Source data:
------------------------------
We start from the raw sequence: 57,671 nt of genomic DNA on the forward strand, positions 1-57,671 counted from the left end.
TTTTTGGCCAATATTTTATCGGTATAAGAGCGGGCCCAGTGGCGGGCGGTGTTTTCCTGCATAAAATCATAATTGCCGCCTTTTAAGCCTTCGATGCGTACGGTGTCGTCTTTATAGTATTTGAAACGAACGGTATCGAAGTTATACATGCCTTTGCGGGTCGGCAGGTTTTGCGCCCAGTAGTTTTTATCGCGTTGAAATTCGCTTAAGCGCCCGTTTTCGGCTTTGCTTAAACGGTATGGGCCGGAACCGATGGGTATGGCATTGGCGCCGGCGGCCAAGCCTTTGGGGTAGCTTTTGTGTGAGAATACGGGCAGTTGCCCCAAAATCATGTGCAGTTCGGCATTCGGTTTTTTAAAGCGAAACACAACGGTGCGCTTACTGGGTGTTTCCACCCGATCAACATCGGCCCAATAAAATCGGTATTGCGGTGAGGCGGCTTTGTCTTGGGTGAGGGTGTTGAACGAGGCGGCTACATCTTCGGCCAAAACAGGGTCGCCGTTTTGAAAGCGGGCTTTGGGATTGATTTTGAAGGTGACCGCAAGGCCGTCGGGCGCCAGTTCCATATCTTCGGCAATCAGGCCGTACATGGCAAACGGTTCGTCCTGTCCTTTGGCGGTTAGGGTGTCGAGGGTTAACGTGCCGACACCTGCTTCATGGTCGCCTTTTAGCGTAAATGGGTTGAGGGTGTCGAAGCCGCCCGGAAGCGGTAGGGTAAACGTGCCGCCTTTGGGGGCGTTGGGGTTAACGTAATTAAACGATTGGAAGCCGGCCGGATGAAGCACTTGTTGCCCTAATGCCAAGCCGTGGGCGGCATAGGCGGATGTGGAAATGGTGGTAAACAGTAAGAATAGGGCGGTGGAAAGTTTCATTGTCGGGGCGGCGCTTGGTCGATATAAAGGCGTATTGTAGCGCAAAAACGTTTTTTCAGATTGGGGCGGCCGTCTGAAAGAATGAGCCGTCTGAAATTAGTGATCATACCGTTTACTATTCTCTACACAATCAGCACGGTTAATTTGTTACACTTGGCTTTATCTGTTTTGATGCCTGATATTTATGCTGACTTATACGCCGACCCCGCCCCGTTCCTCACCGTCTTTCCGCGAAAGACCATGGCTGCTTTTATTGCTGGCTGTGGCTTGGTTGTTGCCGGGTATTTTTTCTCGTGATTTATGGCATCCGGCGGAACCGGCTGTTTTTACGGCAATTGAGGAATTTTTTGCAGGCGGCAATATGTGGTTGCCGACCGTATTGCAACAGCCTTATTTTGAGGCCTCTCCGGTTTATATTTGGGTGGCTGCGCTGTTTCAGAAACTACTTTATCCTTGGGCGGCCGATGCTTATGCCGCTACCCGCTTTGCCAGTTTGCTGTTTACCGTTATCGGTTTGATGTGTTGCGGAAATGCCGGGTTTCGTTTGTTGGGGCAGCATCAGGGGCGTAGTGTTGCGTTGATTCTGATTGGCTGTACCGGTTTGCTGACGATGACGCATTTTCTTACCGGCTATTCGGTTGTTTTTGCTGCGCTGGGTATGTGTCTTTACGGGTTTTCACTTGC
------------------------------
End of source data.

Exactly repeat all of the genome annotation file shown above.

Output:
We start from the raw sequence: 57,671 nt of genomic DNA on the forward strand, positions 1-57,671 counted from the left end.
TTTTTGGCCAATATTTTATCGGTATAAGAGCGGGCCCAGTGGCGGGCGGTGTTTTCCTGCATAAAATCATAATTGCCGCCTTTTAAGCCTTCGATGCGTACGGTGTCGTCTTTATAGTATTTGAAACGAACGGTATCGAAGTTATACATGCCTTTGCGGGTCGGCAGGTTTTGCGCCCAGTAGTTTTTATCGCGTTGAAATTCGCTTAAGCGCCCGTTTTCGGCTTTGCTTAAACGGTATGGGCCGGAACCGATGGGTATGGCATTGGCGCCGGCGGCCAAGCCTTTGGGGTAGCTTTTGTGTGAGAATACGGGCAGTTGCCCCAAAATCATGTGCAGTTCGGCATTCGGTTTTTTAAAGCGAAACACAACGGTGCGCTTACTGGGTGTTTCCACCCGATCAACATCGGCCCAATAAAATCGGTATTGCGGTGAGGCGGCTTTGTCTTGGGTGAGGGTGTTGAACGAGGCGGCTACATCTTCGGCCAAAACAGGGTCGCCGTTTTGAAAGCGGGCTTTGGGATTGATTTTGAAGGTGACCGCAAGGCCGTCGGGCGCCAGTTCCATATCTTCGGCAATCAGGCCGTACATGGCAAACGGTTCGTCCTGTCCTTTGGCGGTTAGGGTGTCGAGGGTTAACGTGCCGACACCTGCTTCATGGTCGCCTTTTAGCGTAAATGGGTTGAGGGTGTCGAAGCCGCCCGGAAGCGGTAGGGTAAACGTGCCGCCTTTGGGGGCGTTGGGGTTAACGTAATTAAACGATTGGAAGCCGGCCGGATGAAGCACTTGTTGCCCTAATGCCAAGCCGTGGGCGGCATAGGCGGATGTGGAAATGGTGGTAAACAGTAAGAATAGGGCGGTGGAAAGTTTCATTGTCGGGGCGGCGCTTGGTCGATATAAAGGCGTATTGTAGCGCAAAAACGTTTTTTCAGATTGGGGCGGCCGTCTGAAAGAATGAGCCGTCTGAAATTAGTGATCATACCGTTTACTATTCTCTACACAATCAGCACGGTTAATTTGTTACACTTGGCTTTATCTGTTTTGATGCCTGATATTTATGCTGACTTATACGCCGACCCCGCCCCGTTCCTCACCGTCTTTCCGCGAAAGACCATGGCTGCTTTTATTGCTGGCTGTGGCTTGGTTGTTGCCGGGTATTTTTTCTCGTGATTTATGGCATCCGGCGGAACCGGCTGTTTTTACGGCAATTGAGGAATTTTTTGCAGGCGGCAATATGTGGTTGCCGACCGTATTGCAACAGCCTTATTTTGAGGCCTCTCCGGTTTATATTTGGGTGGCTGCGCTGTTTCAGAAACTACTTTATCCTTGGGCGGCCGATGCTTATGCCGCTACCCGCTTTGCCAGTTTGCTGTTTACCGTTATCGGTTTGATGTGTTGCGGAAATGCCGGGTTTCGTTTGTTGGGGCAGCATCAGGGGCGTAGTGTTGCGTTGATTCTGATTGGCTGTACCGGTTTGCTGACGATGACGCATTTTCTTACCGGCTATTCGGTTGTTTTTGCTGCGCTGGGTATGTGTCTTTACGGGTTTTCACTTGC